Philly Loves Obama
It's been almost a week since Barack Obama was elected the forty-fourth president of the United States, and it seems both remarkably strange and remarkably normal that it should be so. However, this time last week, Mia and I were pounding the broken but welcoming sidewalks of west Philadelphia encouraging folks to go out and vote (for Barack) and asking them if they knew where their polling places were, whether any folks in their household needed help, and if they needed any literature.
In fact, the vast majority of people we met in this overwhelmingly working-class, African-American neighborhood seemed neither to need encouragement nor much information: they knew what they had to do and they were going to do it. You could feel the urgency and the steeliness in their anticipation of what was going to happen and their part in making it so.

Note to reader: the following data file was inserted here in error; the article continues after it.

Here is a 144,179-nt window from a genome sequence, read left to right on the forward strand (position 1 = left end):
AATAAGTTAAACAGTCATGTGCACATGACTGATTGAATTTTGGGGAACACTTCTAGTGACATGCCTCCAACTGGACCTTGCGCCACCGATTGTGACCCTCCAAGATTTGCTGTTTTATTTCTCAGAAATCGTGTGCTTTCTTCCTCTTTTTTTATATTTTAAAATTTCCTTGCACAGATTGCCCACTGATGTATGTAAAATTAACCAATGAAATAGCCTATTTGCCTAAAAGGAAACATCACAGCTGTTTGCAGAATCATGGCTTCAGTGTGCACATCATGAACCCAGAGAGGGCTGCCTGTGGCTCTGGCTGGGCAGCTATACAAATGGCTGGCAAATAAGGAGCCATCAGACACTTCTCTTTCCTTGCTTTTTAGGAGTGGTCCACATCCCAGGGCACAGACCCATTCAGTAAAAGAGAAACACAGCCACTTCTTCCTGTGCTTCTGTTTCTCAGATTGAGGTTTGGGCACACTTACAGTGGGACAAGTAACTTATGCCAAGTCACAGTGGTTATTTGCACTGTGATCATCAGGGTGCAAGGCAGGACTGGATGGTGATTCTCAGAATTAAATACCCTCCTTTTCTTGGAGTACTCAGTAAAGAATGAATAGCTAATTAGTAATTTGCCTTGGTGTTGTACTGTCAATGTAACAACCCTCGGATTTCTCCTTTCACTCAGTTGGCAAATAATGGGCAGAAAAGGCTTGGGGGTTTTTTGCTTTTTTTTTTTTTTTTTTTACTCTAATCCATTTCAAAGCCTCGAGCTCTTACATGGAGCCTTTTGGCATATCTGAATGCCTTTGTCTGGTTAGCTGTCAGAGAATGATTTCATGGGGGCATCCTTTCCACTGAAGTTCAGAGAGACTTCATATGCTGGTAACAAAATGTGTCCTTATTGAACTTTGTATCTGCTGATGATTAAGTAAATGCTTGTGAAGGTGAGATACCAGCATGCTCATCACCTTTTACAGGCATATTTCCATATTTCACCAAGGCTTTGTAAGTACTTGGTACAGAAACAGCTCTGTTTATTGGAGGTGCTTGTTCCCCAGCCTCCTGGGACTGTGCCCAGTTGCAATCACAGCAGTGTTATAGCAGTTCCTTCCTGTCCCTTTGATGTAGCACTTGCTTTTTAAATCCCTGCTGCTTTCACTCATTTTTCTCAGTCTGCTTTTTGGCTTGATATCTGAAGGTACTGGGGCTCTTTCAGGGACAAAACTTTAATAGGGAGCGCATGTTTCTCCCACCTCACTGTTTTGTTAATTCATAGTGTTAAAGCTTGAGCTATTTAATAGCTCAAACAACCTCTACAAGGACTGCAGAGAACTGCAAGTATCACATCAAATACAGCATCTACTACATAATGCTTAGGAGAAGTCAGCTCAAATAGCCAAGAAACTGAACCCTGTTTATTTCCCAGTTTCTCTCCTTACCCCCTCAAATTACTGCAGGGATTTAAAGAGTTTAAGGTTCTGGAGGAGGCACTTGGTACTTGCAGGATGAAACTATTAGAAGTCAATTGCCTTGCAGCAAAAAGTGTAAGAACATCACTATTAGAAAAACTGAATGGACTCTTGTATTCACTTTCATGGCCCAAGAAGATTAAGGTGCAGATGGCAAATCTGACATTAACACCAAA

On Monday night, we went to a very different part of town—south Philly, a white working-class enclave where the Obama campaign was worried that resistance to a black candidate might depress the kind of turnout in Philly needed to compensate for McCain support elsewhere in the Keystone state. It was billed as Joe Biden's last rally before election day, and public officials turned out in force: Michael Nutter, mayor of Philadelphia; Martin O'Malley, governor of Maryland; Ed Rendell, governor of Pennsylvania. Star power was provided by Jimmy Rollins
, short-stop for the World Series champion Phillies.
Mia and I have come to love Joe Biden—for his folksiness and his logorrhea, and the disarming way he has of being so blatantly political. Anyway, he was on fine form that night (you can see his speech here
), and we (along with 2,000 others in the damp November night) had a blast.
The following day, we canvassed in the morning and took the train back to New York. That night, after wetting our whistles at a bar in DUMBO (that's the District Under the Manhattan Bridge Overpass to you non-Brooklynites) and then subwayed over to Red Bamboo in Fort Greene to see California put BHO over the top. The place erupted; folks took to the street; car horns honked—and a new dispensation began.